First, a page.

Ancestry Autosomal Results are Back

My cousin, Harold, e-mailed me and asked me to check my Ancesry results to see if I matched a certain nickname (user).  I told him I’d be glad to when my results come in, sometime in October.  He replied that my results are in and have been for a couple days, as I’ve been showing as a match to him.  Hmmm….would have been nice if Ancestry had notified me.  We’ll chalk this up to the internet troll eating the e-mail notification message.  Thank you cousin Harold.

When Ancestry received my kit on August 21st, they said to expect my results in 6-8 weeks.  They beat their own mark by at least 50%.  It took about 3 weeks instead of 6-8.  Everyone is always happy receiving something early.  It’s all about setting expectations correctly, and they did.

I was excited to take a look.  Sure enough, there was cousin Harold, right up at the top of the match list.  Harold and I have been working on a particulary elusive genealogy problem for some time now, so both of us test everyplace we can in the hopes of cracking this tough nut.  In a future blogs, we’ll talk about using genetic genealogy to do focused testing and solve very specific problems.

I only have just a few minutes this morning, so it’s a good thing that Ancestry’s user interface is easy and intuitive.

I was disappointed to see that Scandinavian show up.  I know beyond any doubt that I’m not 12% Scandinavian.  That’s equivalent to one great-grandparent.  I did a pedigree analysis as part of a paper titled Revealing American Indian and Minority Heritage Using Y-line, Mitochondrial, Autosomal and X Chromosomal Testing Data Combined with Pedigree Analysisthat was published in the Journal of Genetic GenealogyCeCe Moore has already reported on this false Scandinavian problem at Ancestry.

Given my time constraints this morning, I had to limit myself to a quick test drive.  I have one 3rd cousin match, Harold, nineteen 4th cousins and 90 distant matches.  In total 122 matches and of those, only 14 don’t have pedigree charts, although I’ve noticed that some charts are very skeletal, with only parents and maybe grandparents listed.

I couldn’t resist scrolling down the list and clicking on “review match” links for the 4th cousins.  I find the “nicknames” frustrating.  Some are marginally recognizable.  I use my full name in mine, but others are entirely obfuscated.

I had no idea who Alyssa2309 was, but she is listed third on my 4th cousin list, so I clicked on Review Match.  Much to my surprise, she is truly a cousin.  My great-grandfather is her great-great-great-grandfather.  I was very glad at this moment that I had taken the time to manually enter my pedigree chart information for 10 generations.  Without that information, Ancestry could not have connected our common ancestors on our trees.

Ok, that’s very cool.  This isn’t a brick wall line for me, but it’s still fun to find a new cousin.  Maybe she has some photos that I don’t, or vice versa.  Alyssa2309, I’ll be in touch, count on it!  Here’s a picture of our common ancestors, Lazarus Estes (1845-1919) and Elizabeth Vannoy (1846-1918).

I continued clicking.  It has now taken on an addictive quality and I’m only through about 5.  Oops, I’ve hit my first “private” tree.  How disappointing.  I wish Ancestry had done the common surname analysis so I know whether or not to bother attempting to contact this person.

You can see, above, that Ancestry compares the charts of the two people who match and shows you the shared surnames, in this case, the very common Miller and Moore.  You can then click and go to that surname on the person’s pedigree chart, or you can simply scan down the chart, displayed to the right through 10 generations.  This is a very nice feature.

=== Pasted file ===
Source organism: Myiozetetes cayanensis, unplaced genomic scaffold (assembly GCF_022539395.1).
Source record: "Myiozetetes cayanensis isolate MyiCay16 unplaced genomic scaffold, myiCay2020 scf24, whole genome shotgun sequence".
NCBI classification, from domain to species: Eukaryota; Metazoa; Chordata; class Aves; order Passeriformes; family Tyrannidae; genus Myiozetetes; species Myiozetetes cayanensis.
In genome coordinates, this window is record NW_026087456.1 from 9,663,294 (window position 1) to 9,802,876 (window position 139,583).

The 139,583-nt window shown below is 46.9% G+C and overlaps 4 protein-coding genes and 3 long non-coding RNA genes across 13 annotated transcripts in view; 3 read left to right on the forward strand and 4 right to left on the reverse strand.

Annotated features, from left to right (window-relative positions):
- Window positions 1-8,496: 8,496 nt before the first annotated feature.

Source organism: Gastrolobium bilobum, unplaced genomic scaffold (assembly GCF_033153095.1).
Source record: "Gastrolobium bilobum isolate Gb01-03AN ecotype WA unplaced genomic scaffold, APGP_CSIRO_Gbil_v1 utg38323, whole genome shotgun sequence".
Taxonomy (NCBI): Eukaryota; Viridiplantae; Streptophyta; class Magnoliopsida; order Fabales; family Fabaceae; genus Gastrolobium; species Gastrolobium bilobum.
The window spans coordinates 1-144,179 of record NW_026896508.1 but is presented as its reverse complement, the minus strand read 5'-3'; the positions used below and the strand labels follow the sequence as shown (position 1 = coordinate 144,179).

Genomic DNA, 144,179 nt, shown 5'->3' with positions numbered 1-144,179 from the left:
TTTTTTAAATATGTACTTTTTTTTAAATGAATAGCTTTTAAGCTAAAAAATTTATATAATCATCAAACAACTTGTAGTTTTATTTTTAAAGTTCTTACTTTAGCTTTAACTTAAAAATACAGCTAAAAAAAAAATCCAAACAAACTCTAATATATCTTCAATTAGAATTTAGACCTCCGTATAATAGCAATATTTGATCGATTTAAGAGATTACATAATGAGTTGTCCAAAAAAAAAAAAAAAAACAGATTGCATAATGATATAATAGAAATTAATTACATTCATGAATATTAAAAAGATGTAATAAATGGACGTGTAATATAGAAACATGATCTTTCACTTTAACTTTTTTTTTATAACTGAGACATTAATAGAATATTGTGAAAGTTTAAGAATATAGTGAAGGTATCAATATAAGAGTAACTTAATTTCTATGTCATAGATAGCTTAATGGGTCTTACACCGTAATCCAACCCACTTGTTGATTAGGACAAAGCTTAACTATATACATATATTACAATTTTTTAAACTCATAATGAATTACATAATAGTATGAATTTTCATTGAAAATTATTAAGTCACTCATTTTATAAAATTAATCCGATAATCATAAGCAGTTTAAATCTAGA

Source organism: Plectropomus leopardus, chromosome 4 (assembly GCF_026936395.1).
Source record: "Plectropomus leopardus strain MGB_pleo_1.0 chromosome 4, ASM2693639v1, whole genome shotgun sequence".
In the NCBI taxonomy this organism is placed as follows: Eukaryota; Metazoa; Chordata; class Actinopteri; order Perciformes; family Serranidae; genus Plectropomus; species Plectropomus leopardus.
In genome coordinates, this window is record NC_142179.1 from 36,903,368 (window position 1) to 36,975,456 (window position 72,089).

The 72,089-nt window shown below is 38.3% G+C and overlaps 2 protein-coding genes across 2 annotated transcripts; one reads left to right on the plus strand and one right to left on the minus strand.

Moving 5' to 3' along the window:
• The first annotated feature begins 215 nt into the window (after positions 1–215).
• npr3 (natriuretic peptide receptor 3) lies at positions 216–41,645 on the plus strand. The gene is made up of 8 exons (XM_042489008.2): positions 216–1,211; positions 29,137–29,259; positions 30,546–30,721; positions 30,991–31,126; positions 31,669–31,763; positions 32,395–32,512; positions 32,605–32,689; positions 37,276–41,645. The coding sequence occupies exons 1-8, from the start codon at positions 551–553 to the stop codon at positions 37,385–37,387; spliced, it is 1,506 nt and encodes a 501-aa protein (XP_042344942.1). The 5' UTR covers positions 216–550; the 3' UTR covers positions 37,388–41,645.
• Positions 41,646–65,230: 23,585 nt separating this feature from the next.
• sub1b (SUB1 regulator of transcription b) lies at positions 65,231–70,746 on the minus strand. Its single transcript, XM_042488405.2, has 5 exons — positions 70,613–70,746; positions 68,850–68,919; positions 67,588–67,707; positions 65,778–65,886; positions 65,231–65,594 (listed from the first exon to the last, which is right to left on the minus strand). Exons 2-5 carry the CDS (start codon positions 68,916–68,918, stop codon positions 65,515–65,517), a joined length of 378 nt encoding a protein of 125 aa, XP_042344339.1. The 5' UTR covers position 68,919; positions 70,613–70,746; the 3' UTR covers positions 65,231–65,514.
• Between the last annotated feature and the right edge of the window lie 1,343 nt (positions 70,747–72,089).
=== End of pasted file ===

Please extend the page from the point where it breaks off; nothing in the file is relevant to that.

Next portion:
I finished a quick look at my nineteen 4th cousins.  Of those nineteen, there are three where I can clearly identify our common ancestor, and there are two or three more that with some genealogy digging, we might well be able to connect the dots.  One of those is a dead end brick wall line for me, so I’m hopeful.  More than half show no common surnames.

More than ever, now I really desperately need more information and the raw data to continue with my ancestor matching project.  While the Ancestry match information is a tantalizing teaser, that’s all it is.  They don’t show how or where you match, how much, segment size or number of SNPs, the chromosome(s), start and stop locations, nor the raw data, of course.  No chromosome matching or mapping like at both Family Tree DNA and at 23andMe.  How frustrating. It’s like showing you the tip of the iceberg and refusing to provide you with the rest, although you know full well it’s there and available, because other testing companies using the same test platform provide this information.  This is SO FRUSTRATING!

In essence, we have the shiny user interface (complete with erroneous population data), and the surface matching information, but no substance.  Nothing under the hood.  Knowing there is information there that I need and can’t have is worse than not knowing at all.



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24 thoughts on “Ancestry Autosomal Results are Back

  1. A few comments.
    Yes the Scandinavian is not very accurate unless we are talking Vikings in the British Isles. I am only 25% Scandinavian but show 60%. Even if I make allowances for different inheritance patterns and Dutch ancestors sill shouldn’t be more than 30-35%. So the rest is definitely Scottish and English.

    As to user names mine was set up a billion years ago and is just part of my email address. I can’t change it now due to the fact that it is used there and elsewhere—but for anyone who has a4est42 on their list (A Forest for Two) its me Kelly Wheaton.

    Regarding the depth of the product it was designed that way—frustrating yes! But I now have 34 confirmable matches covering 7 of my 8 sets of great-great grandparents. Lots to complain about but I love this product! I keep a running list of my matches on my about me page.


  2. Hi Roberta,